How strong or reliable this evidence is it is impossible to say since, as it is secret, it cannot be independently scrutinised. All I would say is that on two other occasions when Steele is known to have produced similar reports about Russian state activities subsequent enquiries have failed to support them. One is Steele’s “golden showers” dossier, which the FBI has admitted it cannot verify, and which scarcely anyone any longer believes to be true. The other is a report produced by Steele which alleged that Russia had bought the 2018 World Cup by bribing FIFA officials, which subsequent investigation has found was untrue.
It turns out that the evidence used to support the British claim of Russian guilt in the Skripal case is the same: evidence provided in private by British intelligence, which is not subject to independent scrutiny. As in the Litvinenko case, the British authorities have nonetheless not hesitated to use this evidence to declare publicly that Russia is guilty. This whilst a police investigation is still underway and before any suspect has been identified.
Indeed in the Skripal case the violation of due process has been so gross that it is not even denied. Instead articles have appeared in the British media which say that due process does not apply in cases involving Russia.
That there can be no rule of law without due process, and that excluding cases involving Russia from the need to follow due process is racist and discriminatory appears to concern no one.
Discrimination in Britain Against Russians
Where the intelligence services have led the way, others have been keen to follow.
Recently a House of Commons committee published a report which openly puts pressure on British law firms to refuse business from Russian clients. The best account of this has been provided by the Canadian academic Paul Robinson:
“……that leads me onto the thing which really struck me about this document [The House of Commons committee report – AM]. This was a statement about the British law firm Linklaters, which managed the flotation of EN+. Shortly before this, the report says ‘Both the EN+ IPO [Initial Public Offering] and the sale of Russian debt in London appear to have been carried out in accordance with the relevant rules and regulatory systems, and there is no obvious evidence of impropriety in a legal sense.’Yet, it then goes on to say the following: “We asked Linklaters to appear before the committee to explain their involvement in the flotation of EN+ … They refused. We regret their unwillingness to engage with our inquiry and must leave others to judge whether their work at ‘the forefront of financial, corporate and commercial developments in Russia’has left them so entwined in the corruption of the Kremlin and its supporters that they are no longer able to meet the standards expected of a UK-regulated law firm.” This is quite outrageous, and also cowardly. The committee in effect accuses Linklaters of corruption, while avoiding complaints of libel by use of the weasel words ‘we leave to others to judge’ – a way of making an accusation while claiming that one hasn’t. What’s so outrageous about the statement is that comes straight after a confession that the EN+ flotation was completely above board. Linklaters didn’t do anything wrong, and the House of Commons committee knows it. Nevertheless, it sees fit to suggest that the company is ‘no longer able to meet the standards expected of a UK-regulated law firm.’ The implication here is that any company which has extensive dealings with Russian enterprises is ‘entwined in the corruption of the Kremlin’and so unfit to do business. I cannot interpret this as anything other than an attempt by the committee to threaten British companies and intimidate them into dropping their lawful activities. I consider this disgraceful. The committee’s attitude can be seen again towards the end of the report, when it writes that ‘instead of participating in the rules-based system, President Putin’s regime uses asymmetric methods to achieve its goals, and others – so-called useful idiots – magnify that effect by supporting its propaganda. So, there you have it. People who do with business with Russia are to be publicly shamed as unworthy of the standards expected of the British people, while those who would dare to point this sort of thing out are to be denounced as ‘useful idiots’. Having any dealings with Russia makes one a Kremlin stooge.”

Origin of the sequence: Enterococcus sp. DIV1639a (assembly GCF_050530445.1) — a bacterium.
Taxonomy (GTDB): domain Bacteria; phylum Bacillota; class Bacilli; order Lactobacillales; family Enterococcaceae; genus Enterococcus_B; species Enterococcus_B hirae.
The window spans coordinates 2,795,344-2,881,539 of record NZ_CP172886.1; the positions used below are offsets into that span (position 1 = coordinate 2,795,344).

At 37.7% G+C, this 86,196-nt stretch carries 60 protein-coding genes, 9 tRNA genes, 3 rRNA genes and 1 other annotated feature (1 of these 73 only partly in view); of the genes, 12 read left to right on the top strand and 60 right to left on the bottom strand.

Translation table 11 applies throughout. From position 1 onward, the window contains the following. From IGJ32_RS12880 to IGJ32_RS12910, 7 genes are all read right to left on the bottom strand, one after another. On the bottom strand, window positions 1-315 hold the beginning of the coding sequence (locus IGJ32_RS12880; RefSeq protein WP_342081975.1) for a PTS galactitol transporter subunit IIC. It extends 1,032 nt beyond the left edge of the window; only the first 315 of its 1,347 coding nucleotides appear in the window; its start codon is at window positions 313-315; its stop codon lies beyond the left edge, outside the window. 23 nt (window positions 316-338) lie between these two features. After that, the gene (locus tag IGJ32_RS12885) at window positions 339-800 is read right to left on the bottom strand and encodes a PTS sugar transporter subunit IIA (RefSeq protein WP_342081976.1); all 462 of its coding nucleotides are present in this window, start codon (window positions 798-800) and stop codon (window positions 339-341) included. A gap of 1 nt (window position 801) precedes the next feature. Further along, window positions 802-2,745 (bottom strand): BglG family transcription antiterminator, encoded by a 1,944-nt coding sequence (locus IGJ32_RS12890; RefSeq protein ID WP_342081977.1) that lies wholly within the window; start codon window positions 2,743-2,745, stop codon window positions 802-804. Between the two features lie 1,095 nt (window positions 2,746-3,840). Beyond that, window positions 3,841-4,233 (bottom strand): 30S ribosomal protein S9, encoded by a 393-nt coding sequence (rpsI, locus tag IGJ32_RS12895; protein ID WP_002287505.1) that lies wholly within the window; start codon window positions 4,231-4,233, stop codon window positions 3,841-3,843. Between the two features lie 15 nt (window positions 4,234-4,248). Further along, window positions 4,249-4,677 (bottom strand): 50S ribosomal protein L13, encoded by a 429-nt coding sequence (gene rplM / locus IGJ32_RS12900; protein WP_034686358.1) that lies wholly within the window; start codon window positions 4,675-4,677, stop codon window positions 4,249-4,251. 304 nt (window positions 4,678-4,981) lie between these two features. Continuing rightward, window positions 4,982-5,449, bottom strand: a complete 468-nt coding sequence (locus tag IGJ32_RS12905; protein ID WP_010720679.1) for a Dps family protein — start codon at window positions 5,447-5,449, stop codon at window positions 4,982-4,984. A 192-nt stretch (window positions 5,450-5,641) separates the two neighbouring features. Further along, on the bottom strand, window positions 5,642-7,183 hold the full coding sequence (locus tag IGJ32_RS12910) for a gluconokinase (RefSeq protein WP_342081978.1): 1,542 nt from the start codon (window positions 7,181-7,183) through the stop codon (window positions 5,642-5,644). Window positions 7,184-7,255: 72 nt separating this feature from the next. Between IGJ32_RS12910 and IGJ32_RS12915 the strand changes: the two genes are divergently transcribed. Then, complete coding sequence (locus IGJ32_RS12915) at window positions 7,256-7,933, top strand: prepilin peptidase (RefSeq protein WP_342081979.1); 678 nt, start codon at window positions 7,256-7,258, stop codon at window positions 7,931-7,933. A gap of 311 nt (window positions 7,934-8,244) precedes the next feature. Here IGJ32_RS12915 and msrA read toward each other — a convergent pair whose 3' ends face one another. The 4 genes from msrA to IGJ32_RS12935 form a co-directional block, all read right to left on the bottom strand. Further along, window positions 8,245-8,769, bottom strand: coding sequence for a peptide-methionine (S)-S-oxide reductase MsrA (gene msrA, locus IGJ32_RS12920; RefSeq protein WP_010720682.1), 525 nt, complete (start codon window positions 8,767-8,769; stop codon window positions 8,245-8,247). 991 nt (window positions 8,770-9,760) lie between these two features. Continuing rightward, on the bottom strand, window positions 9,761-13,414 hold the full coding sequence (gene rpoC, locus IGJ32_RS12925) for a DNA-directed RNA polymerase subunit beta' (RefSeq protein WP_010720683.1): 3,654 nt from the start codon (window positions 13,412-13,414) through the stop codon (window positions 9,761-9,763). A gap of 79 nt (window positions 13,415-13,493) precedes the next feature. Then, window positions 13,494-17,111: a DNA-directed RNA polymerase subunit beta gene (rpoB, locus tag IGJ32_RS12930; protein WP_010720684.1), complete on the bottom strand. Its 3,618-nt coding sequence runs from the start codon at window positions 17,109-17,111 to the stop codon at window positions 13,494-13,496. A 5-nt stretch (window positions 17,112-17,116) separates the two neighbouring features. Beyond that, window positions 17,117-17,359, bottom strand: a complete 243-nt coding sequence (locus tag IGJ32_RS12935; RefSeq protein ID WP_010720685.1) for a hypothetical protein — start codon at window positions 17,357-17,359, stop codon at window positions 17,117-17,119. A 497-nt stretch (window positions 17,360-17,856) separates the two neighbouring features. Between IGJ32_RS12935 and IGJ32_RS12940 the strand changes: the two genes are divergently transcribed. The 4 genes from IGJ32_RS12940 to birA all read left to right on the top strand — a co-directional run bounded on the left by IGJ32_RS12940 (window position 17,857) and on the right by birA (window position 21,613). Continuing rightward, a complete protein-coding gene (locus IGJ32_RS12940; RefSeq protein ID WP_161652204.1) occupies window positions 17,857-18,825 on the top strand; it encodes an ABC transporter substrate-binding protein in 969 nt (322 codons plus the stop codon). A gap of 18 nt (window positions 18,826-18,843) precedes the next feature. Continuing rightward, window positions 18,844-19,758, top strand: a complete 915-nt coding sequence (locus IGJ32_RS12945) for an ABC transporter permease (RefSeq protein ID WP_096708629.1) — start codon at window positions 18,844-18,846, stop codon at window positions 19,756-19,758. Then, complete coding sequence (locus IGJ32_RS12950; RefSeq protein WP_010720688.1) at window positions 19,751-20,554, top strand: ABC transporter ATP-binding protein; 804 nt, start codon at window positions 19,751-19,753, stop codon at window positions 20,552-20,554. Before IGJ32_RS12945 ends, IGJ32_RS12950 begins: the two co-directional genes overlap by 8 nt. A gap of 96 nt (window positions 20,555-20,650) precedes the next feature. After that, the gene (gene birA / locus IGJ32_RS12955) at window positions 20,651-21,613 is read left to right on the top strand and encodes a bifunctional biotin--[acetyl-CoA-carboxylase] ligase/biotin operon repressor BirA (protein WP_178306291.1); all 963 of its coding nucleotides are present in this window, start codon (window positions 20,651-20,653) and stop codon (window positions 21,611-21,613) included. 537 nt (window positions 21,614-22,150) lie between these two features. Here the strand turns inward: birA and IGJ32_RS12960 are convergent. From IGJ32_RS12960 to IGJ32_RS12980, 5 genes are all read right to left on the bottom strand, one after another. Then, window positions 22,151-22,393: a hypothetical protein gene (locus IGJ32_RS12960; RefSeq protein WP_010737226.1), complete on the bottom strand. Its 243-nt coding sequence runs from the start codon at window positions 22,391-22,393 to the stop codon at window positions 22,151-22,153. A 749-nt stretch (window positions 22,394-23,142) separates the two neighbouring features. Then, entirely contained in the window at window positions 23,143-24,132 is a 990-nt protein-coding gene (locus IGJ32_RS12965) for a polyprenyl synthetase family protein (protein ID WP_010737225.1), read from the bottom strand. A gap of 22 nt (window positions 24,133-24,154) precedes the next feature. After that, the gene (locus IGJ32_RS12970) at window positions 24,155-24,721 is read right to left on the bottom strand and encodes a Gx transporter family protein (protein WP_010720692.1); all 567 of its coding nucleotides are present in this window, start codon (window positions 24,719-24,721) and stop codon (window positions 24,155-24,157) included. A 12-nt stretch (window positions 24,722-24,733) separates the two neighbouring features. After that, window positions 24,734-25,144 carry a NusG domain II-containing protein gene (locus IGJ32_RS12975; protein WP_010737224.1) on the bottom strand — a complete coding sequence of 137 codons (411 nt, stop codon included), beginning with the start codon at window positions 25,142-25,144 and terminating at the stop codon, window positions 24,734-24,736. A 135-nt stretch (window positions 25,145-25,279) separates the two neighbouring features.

Taking their cue from the House of Commons committee, identical pressure on British law firms to refuse to act for
Russian clients is now coming from the media, as explained in this article by the Guardian’s Nick Cohen, which talks of potential Russian clients in these terms:
“In this conflict, it’s no help to think of oligarchs as businessmen. They are closer to the privileged servants of a warlord or mafia boss. Their wealth is held at Putin’s discretion. If they are told to buy influence in the Balkans or fund an alt-news website, they obey. Companies that raise funds on the London markets or oligarchs who move into Kensington mansions may look like autonomous organisations and individuals but, as Garry Kasparov told the committee: “They are agents of a rogue Russian regime, not businessmen. They are complicit in Putin’s countless crimes. Their companies are not international corporations, but the means to launder money and spread corruption and influence.”
To which I would add that in law-governed states even criminals have the right of legal representation and advice. In Britain, if the House of Commons committee and Nick Cohen gets their way, Russians – whether criminals or not – will be the exception.
What is so bizarre about this is that the spectre of massive Russian economic penetration of Britain conjured up by the House of Commons committee is so far removed from reality. The Economist (no friend of Russia) provides the actual figures: